Politics makes strange bedfellows: anti-Kelo legislation.

I have written about my feelings about the SCOTUS decision in Kelo v. City of New London.* Citizen’s United and Ledbetter v. Goodyear notwithstanding, Kelo is the worst Supreme Court decision of the last decade, at least.

The House of Representatives has taken steps to correct the worst of Kelo, passing a bill which would cut off federal funding to any state or municipality that takes private property via eminent domain for economic use.  It would also prohibit federal use of federal eminent domain for economic development.

This is a no-brainer. The sponsors were Democrat Maxine Waters of L.A., possibly the most liberal Representative in the House,** and the very conservative Republican James Sensebrenner of Wisconsin. Bipartisan isn’t the word; and in Washington these days, that’s noteworthy. The only voice objecting to the bill was Democrat John Conyers of Michigan.

A similar bill passed the House five years ago, only to die in the Senate.  Hopefully this time it will get passed.

I believe that governments should be able to create public works.  They should be able to regulate in the public interest.  But taking people’s property just to develop it for economic reasons is akin to theft.  That it is being done by the city, state or federal government does not change that.  Sandra Day O’Connor, in her dissent in Kelo, rightly stated that the decision had the potential to destroy the distinction between public and private property.

Furthermore,  it is stupid. If the economic development makes sense, the private sector will be able to make it happen.  If you can’t pay people enough that they sell their property, maybe it is not a good place to put your development to begin with. The city’s interference in the market can allow less than competent developers to undertake projects, or to rush into projects before other important pieces are in place.  (Necessary financing from outside sources, for example.) In order to be successful, development needs to be sound: city councils, desperate for the funds which they perceive will flow from retail, housing or mixed use developments, may not be the best judges of the practicality of any given proposal.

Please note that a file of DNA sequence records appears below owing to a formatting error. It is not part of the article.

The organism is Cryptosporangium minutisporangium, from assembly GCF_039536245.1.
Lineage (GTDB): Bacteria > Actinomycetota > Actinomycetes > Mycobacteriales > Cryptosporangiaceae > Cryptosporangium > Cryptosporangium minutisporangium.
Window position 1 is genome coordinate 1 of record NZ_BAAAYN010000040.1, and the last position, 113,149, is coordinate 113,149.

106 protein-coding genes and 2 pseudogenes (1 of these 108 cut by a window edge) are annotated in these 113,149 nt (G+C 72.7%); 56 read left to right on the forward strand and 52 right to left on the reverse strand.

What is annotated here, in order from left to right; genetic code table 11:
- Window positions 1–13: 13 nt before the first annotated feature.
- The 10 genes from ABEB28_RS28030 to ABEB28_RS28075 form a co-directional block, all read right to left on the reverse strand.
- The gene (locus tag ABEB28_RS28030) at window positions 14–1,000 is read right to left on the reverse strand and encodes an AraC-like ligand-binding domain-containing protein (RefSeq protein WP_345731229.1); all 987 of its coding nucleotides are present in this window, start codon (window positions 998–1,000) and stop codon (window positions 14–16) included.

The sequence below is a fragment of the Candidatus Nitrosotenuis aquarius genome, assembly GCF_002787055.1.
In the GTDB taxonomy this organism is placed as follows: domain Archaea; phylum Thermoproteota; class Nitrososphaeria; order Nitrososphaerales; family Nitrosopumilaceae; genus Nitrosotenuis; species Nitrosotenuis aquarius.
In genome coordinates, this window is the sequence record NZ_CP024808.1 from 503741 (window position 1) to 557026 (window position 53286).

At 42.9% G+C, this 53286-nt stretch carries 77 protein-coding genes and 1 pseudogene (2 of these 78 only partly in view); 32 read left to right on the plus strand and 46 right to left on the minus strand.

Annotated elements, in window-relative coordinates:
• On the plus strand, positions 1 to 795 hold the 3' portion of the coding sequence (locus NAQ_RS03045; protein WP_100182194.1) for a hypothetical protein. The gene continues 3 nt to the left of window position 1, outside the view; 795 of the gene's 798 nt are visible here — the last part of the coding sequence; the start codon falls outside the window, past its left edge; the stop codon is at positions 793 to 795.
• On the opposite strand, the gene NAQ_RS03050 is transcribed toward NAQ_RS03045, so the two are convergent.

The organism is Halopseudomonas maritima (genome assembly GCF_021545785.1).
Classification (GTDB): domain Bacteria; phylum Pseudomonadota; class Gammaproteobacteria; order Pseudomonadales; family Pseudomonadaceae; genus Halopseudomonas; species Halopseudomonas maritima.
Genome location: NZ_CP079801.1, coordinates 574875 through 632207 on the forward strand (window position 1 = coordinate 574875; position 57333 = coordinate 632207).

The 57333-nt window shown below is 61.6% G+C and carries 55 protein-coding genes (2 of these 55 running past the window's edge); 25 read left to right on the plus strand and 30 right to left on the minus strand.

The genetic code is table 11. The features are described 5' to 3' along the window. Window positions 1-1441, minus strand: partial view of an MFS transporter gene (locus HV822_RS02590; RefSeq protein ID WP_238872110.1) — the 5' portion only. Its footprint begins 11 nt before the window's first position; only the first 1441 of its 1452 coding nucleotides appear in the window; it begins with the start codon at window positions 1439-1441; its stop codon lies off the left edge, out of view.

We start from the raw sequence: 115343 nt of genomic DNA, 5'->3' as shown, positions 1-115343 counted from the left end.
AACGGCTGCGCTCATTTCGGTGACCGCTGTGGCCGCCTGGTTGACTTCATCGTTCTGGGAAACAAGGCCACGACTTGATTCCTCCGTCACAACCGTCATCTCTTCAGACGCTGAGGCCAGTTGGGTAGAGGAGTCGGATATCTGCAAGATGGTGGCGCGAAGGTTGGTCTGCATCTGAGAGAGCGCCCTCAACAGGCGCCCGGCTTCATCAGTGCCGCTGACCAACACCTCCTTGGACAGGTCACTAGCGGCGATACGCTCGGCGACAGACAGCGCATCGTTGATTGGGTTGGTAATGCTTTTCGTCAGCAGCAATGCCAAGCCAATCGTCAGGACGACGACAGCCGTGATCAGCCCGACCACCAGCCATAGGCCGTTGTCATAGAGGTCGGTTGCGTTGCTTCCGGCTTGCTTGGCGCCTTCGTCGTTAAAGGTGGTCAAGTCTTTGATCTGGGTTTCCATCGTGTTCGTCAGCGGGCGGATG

This bill is good news for people of all political stripes who believe in the right to own property.

*Just to refresh your memory, in Kelo the Supreme Court said it was constitutional for cities to condemn private property using the power of eminent domain solely to turn it over to private developers for economic development. In other words, economic development by private parties constituted enough of a “public use” to allow the city to use eminent domain. As I said, a horrible decision.
**Waters felt, I think rightly, that poor and minorities are most at danger from this use of eminent domain, with disadvantaged people being pushed off their land while developers prosper. 

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